As many churches hold in-person meetings again, Peter Lynas believes we’re in a period of significant change. 


Source: Anton Petrychenko / Alamy Stock Photo

One of the great things about my job is hearing from church leaders right across the UK. We are in a season of significant change and the Evangelical Alliance will shortly be running survey trying to better understand what is going on and help churches as they navigate the new landscape. Based on conversations with lots of leaders in different contexts and some informal polls, here, in no particular order, is what I am hearing and seeing in terms of church re-gathering. 

Volunteers - less people are volunteering to do less things. There is a healthy reset in this but also a challenge in providing ministries. Tough but necessary choices are being made as to what to run.

Hybrid/online - some have stopped to encourage in person, some see hybrid as crucial and a few think online church is the future (though many more don’t). It’s resource intense and many leaders are reviewing it.

Finances - a mixed bag here. Many are doing OK and some have grown. Some are just feeling it now as people are only now making decisions about church and giving. But generally the feedback is good.

Frequency - people are returning but showing up less frequently. Before a congregation of 150 people meant just over 100 showing up on a given Sunday, now its maybe 75. Roughly 10% have left, 10% have moved church, 10% aren’t back yet and the rest show up less often.

Discipleship - previous shortcomings have been exposed. Lots of talk of spiritual formation, family discipleship/worship, and inter-generational challenges. We need to learn form other contexts who build resilience not based on meeting weekly.

Community/pastoring - those who made the phone calls, dropped round printed sermons and generally showed up in the pandemic are doing OK. Those known for pastoring are attracting new people, especially with the rising mental health challenge.

Evangelism - this has been tough as people have retreated into smaller circles/bubbles seeing less people. But the pandemic forced many to reassess and ask big questions and online has worked for some and some of those are showing up at church in person.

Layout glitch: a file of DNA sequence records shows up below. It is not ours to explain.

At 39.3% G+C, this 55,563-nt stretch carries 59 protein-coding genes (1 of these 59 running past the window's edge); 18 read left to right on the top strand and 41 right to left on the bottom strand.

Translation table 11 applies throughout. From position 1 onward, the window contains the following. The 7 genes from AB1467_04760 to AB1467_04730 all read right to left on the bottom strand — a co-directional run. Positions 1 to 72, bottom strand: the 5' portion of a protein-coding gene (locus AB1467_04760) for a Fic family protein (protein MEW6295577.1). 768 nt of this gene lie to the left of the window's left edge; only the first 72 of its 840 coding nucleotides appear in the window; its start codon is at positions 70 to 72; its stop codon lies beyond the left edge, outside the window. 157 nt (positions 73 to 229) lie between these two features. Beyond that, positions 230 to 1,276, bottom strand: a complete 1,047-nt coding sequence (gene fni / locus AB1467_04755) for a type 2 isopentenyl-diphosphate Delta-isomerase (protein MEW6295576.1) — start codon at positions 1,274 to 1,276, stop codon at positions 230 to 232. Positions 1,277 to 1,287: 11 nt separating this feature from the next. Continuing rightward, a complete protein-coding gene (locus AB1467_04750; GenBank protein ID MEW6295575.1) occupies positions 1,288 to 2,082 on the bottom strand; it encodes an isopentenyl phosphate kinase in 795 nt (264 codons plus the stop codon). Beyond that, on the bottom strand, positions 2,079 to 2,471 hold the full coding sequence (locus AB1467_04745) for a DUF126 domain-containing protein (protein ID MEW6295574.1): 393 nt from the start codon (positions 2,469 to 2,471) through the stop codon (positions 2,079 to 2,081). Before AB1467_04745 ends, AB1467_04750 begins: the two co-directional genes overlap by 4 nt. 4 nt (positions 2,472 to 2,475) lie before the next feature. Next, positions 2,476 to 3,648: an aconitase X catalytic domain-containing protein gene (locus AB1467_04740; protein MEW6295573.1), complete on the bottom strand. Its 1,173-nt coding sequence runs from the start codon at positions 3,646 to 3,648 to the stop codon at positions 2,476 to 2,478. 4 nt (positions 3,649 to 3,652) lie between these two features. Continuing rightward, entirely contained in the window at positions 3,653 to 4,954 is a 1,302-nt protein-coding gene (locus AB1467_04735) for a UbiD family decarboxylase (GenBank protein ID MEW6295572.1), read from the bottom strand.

Fracturing - there’s a small but consistent challenge around masks, vaccines, vaccine passports and conspiracy theories. These can be quite destructive with long term members leaving over such issues.

Youth/Kids/Young families - lots of youth leaders were furloughed, youth work struggled more than most, family patterns/habits seem to have changed most. There are huge challenges and opportunities here.

Grief - there is still a lot of grief to be processed. Some churches have conducted community services for those who have died and created a space for mourning which has been well received.

Deconstruction - People are reflecting differently on life and faith. Some of this is a healthy reset looking at why church and why gather, some is less so as the support structures and community aren’t there in the same way leading from doubt to disengagement.

Unity - there is a heart and passion for unity. Few want to go it alone and most are looking for new ways to partner. Leaders are tired and unsure what is ahead, but they want to work together and support each other and believe that God is doing a new thing.

Perhaps the last thing I would add is that everyone’s experience is of course slightly different. There are some recurring themes as noted above, but each church ministers in a different context, with a different history and each story is and will be different. We would love to know what you are hearing and seeing. We will be gathering more stats and stories to share and you can join the conversation on Twitter